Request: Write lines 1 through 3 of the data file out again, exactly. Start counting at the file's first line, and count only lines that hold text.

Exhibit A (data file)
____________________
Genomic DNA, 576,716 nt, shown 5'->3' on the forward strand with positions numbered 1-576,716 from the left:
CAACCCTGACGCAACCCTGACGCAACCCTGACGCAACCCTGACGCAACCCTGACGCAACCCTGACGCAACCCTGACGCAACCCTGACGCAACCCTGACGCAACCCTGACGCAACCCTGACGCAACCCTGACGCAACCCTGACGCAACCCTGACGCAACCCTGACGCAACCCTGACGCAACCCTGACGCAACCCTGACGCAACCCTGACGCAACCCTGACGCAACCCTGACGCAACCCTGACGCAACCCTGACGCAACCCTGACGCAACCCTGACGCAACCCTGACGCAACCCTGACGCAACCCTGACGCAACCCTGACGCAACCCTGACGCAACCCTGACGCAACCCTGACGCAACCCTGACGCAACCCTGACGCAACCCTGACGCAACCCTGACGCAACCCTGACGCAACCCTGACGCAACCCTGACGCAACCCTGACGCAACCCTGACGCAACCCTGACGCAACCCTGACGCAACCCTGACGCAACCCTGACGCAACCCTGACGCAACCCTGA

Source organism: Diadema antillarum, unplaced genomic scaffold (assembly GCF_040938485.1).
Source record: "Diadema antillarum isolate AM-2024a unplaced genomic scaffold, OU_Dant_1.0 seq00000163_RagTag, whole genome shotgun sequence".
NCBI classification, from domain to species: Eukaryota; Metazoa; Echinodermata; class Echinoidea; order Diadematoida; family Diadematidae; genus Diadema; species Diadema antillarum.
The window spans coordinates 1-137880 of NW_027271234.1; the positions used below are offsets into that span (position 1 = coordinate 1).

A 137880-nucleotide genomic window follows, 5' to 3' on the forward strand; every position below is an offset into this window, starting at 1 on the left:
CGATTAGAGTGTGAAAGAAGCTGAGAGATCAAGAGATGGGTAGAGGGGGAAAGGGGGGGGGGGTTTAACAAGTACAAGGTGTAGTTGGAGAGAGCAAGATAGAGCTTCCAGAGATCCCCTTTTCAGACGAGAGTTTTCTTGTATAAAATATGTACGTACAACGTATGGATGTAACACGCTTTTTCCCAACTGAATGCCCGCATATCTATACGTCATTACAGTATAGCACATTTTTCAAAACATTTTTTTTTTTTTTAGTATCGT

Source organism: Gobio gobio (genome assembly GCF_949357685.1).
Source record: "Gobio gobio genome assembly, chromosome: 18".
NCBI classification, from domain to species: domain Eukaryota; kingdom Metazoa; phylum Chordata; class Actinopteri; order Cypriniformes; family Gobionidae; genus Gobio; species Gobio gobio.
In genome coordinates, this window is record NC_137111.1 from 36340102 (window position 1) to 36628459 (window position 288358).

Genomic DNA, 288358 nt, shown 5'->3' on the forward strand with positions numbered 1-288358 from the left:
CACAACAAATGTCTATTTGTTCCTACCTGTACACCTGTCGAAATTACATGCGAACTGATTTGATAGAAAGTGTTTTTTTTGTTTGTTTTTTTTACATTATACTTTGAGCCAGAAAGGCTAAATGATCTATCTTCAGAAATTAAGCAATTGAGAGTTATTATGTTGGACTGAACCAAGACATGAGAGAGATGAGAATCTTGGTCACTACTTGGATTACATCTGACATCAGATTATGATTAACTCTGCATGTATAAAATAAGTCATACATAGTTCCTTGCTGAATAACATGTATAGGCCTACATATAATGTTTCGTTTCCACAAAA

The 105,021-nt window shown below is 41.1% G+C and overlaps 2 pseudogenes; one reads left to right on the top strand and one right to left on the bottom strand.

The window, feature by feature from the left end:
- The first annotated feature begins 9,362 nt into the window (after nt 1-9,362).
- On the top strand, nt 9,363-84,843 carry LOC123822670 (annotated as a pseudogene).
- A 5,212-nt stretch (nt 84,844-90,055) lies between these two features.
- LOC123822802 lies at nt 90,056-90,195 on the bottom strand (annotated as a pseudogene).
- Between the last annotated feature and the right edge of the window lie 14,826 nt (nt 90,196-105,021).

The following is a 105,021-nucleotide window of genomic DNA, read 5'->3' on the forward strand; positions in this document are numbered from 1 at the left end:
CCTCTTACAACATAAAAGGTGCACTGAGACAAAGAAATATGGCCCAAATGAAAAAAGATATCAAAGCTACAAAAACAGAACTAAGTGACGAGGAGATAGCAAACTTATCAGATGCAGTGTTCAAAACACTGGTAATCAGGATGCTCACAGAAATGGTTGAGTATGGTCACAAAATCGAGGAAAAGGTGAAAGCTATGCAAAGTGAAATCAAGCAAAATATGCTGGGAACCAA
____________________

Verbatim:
Genomic DNA, 576,716 nt, shown 5'->3' on the forward strand with positions numbered 1-576,716 from the left:
CAACCCTGACGCAACCCTGACGCAACCCTGACGCAACCCTGACGCAACCCTGACGCAACCCTGACGCAACCCTGACGCAACCCTGACGCAACCCTGACGCAACCCTGACGCAACCCTGACGCAACCCTGACGCAACCCTGACGCAACCCTGACGCAACCCTGACGCAACCCTGACGCAACCCTGACGCAACCCTGACGCAACCCTGACGCAACCCTGACGCAACCCTGACGCAACCCTGACGCAACCCTGACGCAACCCTGACGCAACCCTGACGCAACCCTGACGCAACCCTGACGCAACCCTGACGCAACCCTGACGCAACCCTGACGCAACCCTGACGCAACCCTGACGCAACCCTGACGCAACCCTGACGCAACCCTGACGCAACCCTGACGCAACCCTGACGCAACCCTGACGCAACCCTGACGCAACCCTGACGCAACCCTGACGCAACCCTGACGCAACCCTGACGCAACCCTGACGCAACCCTGACGCAACCCTGACGCAACCCTGA

Source organism: Diadema antillarum, unplaced genomic scaffold (assembly GCF_040938485.1).